The relative unity of Muscovite Orthodoxy was shattered in the seventeenth century under pressures both domestic and foreign. Pressures included the government's growing recognition, in the wake of disastrous defeats in the early seventeenth century by Polish and Swedish troops (during Muscovy's "Time of Troubles"), that Muscovy needed to look to western Europe for fresh ideas, at least in military strategy and ordnance. Some church leaders also saw the Time of Troubles as a wake-up call for fresh thinking: God had obviously not favored Orthodox Russia in the confrontation with foreign armies; it was time to examine and reinvigorate the Russian Church according to "true traditions." A loose movement of so-called Zealots of Piety formed, consisting mostly of educated churchmen dedicated to reforming the tenets and practices of the faith. Tsar Aleksei Mikhailovich (ruled 1645–1676), sympathetic to the Zealots, promoted one of its members, Nikon, first to be metropolitan of Novgorod, then patriarch of Moscow in 1652 (another example of the power of the state over the church). At the same time, Muscovy was incorporating left bank Ukraine, from which Orthodox clerics, many of them trained in Polish Jesuit seminaries and academies, began to appear in Moscow, their new capital, to seek their fortunes. Nikon turned to these Ukrainian clerics, who knew Greek and Latin, for advice on returning the Muscovite Orthodox Church to its "true" texts and rituals. Their advice in fact reflected current Ukrainian Orthodox practice more than it represented "original" Christian practice (however the latter might be determined). Nikon, unable to judge such distinctions, accepted their recommendations and forcefully introduced a set of reforms in church and liturgical practice. Traditional scholarship has pointed to the liturgical changes as catalysts for the Great Schism in the Russian Church, formalized by the Moscow Church Council of 1666–1667, in which those who refused to accept the liturgical changes were excommunicated and became known as Schismatics. In contrast to the Western Protestant Reformation, where the reformers split from the official church, it was the official church in Muscovy that instituted reforms, thereby separating itself from the traditionalist "Old Believers," or "Old Ritualists," who persist to this day.
Ironically, Patriarch Nikon himself was deposed by the same council that made his reforms official. Nikon's political pretensions angered Tsar Aleksei Mikhailovich, and Nikon's inflexible insistence on his reforms alienated many in the church. The schism was in fact complex, reaching beyond liturgical reforms themselves. Recent scholarship has pointed out political and social aspects of the schism as it played out in both Moscow and the provinces. However one interprets the Old Believer movement, the repression of a significant portion of devout Christians by the state (especially for resistance to paying taxes and serving in the military) marked a fundamental shift in the previous unity of Muscovite Orthodoxy.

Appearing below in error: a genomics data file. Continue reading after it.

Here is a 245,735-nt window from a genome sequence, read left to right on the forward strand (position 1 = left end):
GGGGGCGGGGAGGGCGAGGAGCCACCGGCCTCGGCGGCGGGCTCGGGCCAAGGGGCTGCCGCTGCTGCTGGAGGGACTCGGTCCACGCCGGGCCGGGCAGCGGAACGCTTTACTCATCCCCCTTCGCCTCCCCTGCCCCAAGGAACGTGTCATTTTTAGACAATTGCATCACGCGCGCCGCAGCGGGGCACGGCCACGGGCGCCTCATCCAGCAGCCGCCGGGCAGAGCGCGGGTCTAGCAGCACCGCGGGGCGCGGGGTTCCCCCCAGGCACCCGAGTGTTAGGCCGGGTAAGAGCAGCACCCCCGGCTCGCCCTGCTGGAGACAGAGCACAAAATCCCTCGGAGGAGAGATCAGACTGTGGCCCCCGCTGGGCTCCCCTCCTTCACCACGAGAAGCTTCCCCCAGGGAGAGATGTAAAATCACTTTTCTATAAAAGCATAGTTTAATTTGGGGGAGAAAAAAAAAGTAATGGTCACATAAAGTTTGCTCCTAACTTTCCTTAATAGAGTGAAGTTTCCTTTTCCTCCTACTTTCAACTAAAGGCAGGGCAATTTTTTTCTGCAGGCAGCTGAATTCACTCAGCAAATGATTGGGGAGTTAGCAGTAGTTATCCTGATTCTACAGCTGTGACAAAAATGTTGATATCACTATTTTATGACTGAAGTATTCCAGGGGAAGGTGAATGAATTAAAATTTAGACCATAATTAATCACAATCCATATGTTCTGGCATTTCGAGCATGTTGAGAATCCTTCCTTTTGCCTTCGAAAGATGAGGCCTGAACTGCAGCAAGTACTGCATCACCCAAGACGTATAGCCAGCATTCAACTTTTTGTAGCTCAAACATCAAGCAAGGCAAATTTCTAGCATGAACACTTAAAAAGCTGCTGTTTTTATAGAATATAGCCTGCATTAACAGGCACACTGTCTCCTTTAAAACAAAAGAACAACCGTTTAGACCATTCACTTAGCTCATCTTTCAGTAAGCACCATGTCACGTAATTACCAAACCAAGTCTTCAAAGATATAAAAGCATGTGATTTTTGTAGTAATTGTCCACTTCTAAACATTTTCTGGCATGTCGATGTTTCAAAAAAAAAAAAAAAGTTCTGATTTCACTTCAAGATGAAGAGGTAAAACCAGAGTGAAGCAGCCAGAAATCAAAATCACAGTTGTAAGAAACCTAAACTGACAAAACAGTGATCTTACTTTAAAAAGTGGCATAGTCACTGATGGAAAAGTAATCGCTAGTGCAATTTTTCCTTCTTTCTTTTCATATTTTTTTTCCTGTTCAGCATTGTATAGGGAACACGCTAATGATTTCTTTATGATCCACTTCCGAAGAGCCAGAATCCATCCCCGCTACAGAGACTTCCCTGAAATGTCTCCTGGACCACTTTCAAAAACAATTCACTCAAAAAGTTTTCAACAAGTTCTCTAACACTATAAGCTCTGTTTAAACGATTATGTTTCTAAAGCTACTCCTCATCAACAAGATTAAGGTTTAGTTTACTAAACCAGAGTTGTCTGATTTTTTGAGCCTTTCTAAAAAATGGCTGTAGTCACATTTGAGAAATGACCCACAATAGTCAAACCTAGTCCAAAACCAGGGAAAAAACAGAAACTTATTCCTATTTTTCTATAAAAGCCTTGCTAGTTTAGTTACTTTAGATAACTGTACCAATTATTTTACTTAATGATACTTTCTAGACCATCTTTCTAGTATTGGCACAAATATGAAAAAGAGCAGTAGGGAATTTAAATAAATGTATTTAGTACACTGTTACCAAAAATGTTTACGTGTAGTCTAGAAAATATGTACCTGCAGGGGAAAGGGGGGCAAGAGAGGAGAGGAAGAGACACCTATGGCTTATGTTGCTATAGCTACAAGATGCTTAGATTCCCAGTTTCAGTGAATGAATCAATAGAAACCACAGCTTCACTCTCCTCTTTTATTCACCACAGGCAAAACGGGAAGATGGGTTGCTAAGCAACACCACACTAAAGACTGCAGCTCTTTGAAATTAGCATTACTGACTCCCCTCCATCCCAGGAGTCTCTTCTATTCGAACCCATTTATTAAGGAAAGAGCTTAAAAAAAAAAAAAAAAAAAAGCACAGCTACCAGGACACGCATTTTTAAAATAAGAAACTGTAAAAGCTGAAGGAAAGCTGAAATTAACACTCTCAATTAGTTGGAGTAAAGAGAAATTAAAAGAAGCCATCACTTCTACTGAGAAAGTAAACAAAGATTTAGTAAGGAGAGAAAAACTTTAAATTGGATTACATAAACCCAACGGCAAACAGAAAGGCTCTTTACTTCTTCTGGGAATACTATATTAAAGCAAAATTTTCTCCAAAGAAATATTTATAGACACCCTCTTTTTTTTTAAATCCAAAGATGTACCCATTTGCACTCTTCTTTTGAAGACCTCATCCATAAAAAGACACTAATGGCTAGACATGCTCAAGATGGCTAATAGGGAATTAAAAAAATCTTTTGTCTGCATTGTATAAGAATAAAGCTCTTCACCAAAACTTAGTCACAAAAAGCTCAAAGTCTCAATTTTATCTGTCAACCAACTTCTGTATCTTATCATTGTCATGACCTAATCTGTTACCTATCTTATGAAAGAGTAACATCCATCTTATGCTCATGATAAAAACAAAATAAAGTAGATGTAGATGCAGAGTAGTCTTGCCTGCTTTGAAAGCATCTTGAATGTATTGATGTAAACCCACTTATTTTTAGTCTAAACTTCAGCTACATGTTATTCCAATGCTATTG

PETER THE GREAT'S CHURCH REFORMS
Peter I the Great (ruled 1682–1725) ushered in an era in which the church was fundamentally transformed: church administration effectively became a government ministry, the church lost much of its landed wealth, and a system of clerical education was established for the first time in Russia. Tsar Peter inflicted numerous reforms on his country that were designed to create and pay for a new government and a military and naval system that would enable Russia to trade with, compete with, and, as necessary defend Russia's European interests by force of arms. The ruthlessness with which he implemented his governmental and tax collection reforms, and the forced buildup of his new capital city, St. Petersburg, augured poorly for the independence of the church. When Patriarch Adrian (in office 1690–1700) died in 1700, Peter prevented the election of a new patriarch, and instead appointed Stefan Yavorskii as patriarchal "exarch," or locum tenens. Yavorskii was a young professor from the Kiev Orthodox Academy who had trained at a Jesuit academy in Poland, and who argued in favor of a strong patriarchate and the independence of the church. Gradually Peter came to favor another professor from the Kiev Academy, Feofan Prokopovich, whose 1719 Spiritual Regulation argued in support of a Russian national church under the authority of the tsar as "supreme bishop" and argued that an ecclesiastical council would be more appropriate to govern the church than a single patriarch. In 1721 Peter established the Ecclesiastical College to govern the church ("college," or kollegia, a word borrowed from the Swedish governmental system, was the term Peter used for his government ministries, each one headed by a committee instead of a single minister). The Ecclesiastical College was soon renamed the Holy Governing Synod, and was administered by a lay director, or Oberprokurator. The synod changed in composition over time, but basically it remained a committee of churchmen headed by a lay appointee of the tsar/emperor (the title "emperor" was instituted in 1721).